The majority of M models came up with an innovation of their own, and the E39 M5, a true 90’s icon was no exception. The M5 E39 was the first M5 to use a aluminum front suspension setup and multi-link rear suspension. Not just that, it was also the first M5 in terms of employing a V-8 unit.

With a 4.9-liter naturally aspirated V-8 setup under the hood, the car puts out 395 horsepower at 6600 rpm along with 369 pound-feet torque of at 3,800 rpm. The figures translate beautifully as the car can sprint from 0-60 mile sprint in 4.8 seconds and reach a maximum speed of 186 mph.

7 1999-2002 BMW Z3 M Coupe

Silver 1999 BMW Z3 M Coupe
BMW Group

The 1999 BMW Z3 M Coupe reflected in a puddle.

The Z3 M Coupe stands among the Motorsports Division’s most compact supercars highlighted by a disproportionately large bonnet and mini rear. The model’s curvaceous frame was accentuated by distinctive oval overtaking side mirrors, four-pipe exhaust, and wider track. The Z3 M Coupe’s design was reckoned to be weird by many including gearheads. Even so, it sold in high numbers and is among the most produced M models. Describing the traits of the Z3 M, Chris Bangle, former head of BMW Design stated,

“In the tradition of the great sports cars of the 60s, every line of the Z3 Coupé is proof of the BMW passion for driving.”

The compact coupe tipped the scales at just 2,800 pounds which is a digit that cars with half the Z3’s power can also crack. But don’t be fooled. The vehicle might be tiny and extremely lightweight, but when it comes to power and performance, the Z3 could put beasts to shame. The car features a 3.2-liter inline-six engine with the capacity to produce up to 321 horsepower at a screaming 7400 rpm.

RELATED: BMW’s M’s Celebration in Spartanburg Will Include Some Rare Classic M Cars

6 2004 BMW M3 CSL (E46)

Silver 2004 BMW M3 CSL

A front 3/4 studio shot of a 2004 BMW M3 CSL

The M3 was the second BMW M series car to be adorned with the famed CSL badge (Coupé Sport Leichtbau, which is German for Coupe Sport Lightweight Construction). The M3 E46 came with an inline-six engine with could generate up to 360 horsepower. In production from 2000 to 2006, the M3 got a minor upgrade in 2003 with lights and LEDs.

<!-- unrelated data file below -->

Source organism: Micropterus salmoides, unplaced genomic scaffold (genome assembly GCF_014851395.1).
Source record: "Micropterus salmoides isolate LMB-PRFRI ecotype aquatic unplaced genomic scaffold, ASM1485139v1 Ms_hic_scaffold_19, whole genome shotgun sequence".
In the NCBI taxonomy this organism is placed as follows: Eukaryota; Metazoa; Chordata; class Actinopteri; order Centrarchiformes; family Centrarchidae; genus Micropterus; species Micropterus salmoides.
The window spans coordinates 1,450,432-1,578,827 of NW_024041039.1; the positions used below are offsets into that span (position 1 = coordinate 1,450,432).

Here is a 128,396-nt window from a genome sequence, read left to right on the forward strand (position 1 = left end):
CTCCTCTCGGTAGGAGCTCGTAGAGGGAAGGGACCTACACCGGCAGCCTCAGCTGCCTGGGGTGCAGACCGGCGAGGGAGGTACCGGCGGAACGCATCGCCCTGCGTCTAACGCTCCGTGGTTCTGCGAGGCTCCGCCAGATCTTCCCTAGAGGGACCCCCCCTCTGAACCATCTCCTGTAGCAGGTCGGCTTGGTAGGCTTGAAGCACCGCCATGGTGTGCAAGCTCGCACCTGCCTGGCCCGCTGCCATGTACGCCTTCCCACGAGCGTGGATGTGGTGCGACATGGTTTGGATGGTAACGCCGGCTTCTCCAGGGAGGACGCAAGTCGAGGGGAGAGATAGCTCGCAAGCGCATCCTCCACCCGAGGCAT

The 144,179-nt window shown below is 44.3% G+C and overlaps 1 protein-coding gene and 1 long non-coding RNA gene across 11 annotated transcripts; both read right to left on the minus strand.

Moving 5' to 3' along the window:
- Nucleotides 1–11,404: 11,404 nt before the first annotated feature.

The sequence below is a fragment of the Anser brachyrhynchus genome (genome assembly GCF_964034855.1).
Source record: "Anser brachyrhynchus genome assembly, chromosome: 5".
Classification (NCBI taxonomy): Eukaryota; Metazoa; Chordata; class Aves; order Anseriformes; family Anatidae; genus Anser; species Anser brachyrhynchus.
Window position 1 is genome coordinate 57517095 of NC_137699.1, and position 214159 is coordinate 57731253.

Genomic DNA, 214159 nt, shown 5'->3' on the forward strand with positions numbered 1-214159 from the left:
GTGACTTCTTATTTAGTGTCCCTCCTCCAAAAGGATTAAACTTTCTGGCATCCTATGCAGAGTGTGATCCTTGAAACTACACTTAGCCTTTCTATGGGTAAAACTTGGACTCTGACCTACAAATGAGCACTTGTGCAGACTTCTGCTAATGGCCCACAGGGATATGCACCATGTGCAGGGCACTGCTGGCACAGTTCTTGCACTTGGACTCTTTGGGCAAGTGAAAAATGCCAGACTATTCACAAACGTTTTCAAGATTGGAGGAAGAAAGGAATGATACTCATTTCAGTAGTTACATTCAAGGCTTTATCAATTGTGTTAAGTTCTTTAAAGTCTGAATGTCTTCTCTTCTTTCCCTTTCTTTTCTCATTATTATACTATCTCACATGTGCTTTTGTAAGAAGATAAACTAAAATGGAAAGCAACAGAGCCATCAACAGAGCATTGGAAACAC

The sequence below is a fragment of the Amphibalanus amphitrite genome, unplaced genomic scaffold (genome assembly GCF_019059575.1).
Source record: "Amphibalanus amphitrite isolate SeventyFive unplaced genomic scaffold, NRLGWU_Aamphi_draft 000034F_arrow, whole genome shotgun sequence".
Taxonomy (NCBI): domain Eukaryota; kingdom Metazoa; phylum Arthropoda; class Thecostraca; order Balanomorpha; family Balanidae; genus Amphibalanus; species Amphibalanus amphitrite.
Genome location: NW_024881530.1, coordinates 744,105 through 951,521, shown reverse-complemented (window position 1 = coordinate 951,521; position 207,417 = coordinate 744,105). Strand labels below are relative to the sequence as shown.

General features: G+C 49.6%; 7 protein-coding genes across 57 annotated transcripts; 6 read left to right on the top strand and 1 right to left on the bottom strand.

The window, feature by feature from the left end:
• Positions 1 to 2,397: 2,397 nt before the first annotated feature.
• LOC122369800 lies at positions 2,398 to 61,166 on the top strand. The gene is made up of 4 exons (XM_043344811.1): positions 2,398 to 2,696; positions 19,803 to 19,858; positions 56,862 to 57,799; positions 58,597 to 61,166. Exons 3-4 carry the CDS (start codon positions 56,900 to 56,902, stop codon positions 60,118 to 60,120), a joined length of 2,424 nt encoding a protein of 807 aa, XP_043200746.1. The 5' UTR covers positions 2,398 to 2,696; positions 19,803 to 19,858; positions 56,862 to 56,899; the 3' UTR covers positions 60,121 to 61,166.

The Bavarian automaker took pride in the fact it was one of the lightest sports cars at the time (3053-3,133 lbs) with an excellent power-to-weight ratio. Over the years, the M3 CSL has proved to be the product of the rare mix of power, elegance, and robustness – which are major traits for any vehicle, let alone a performance model to be successful.

5 2004-2010 BMW M5 (E60)

BMW M5 E60

BMW M5 E60

At introduction, the BMW M5 E60 gained a solid reputation almost immediately as the fastest four-door sedan in the market. The E60 M5 can bolt at an insane speed of 305 km/h. The top speed in standard models, however, was electronically barred at 155 mph. The insane speed could be attributed to the E60’s use of the V-10 engine.

The E60 M5 was the first production sedan to use a V-10 unit featuring a 5.0 Liter S85 uneven firing V-10 (90 degrees) that puts out 507 horsepower and produces 384 pound-feet of torque. The monstrous setup under the hood provided insane power, but fuel economy had to suffer. Consequently, the car might not be a perfect option for a daily driver. Nevertheless, the M5 E60 is the result of such meticulous engineering that even against today’s standards, it doesn’t take the backseat.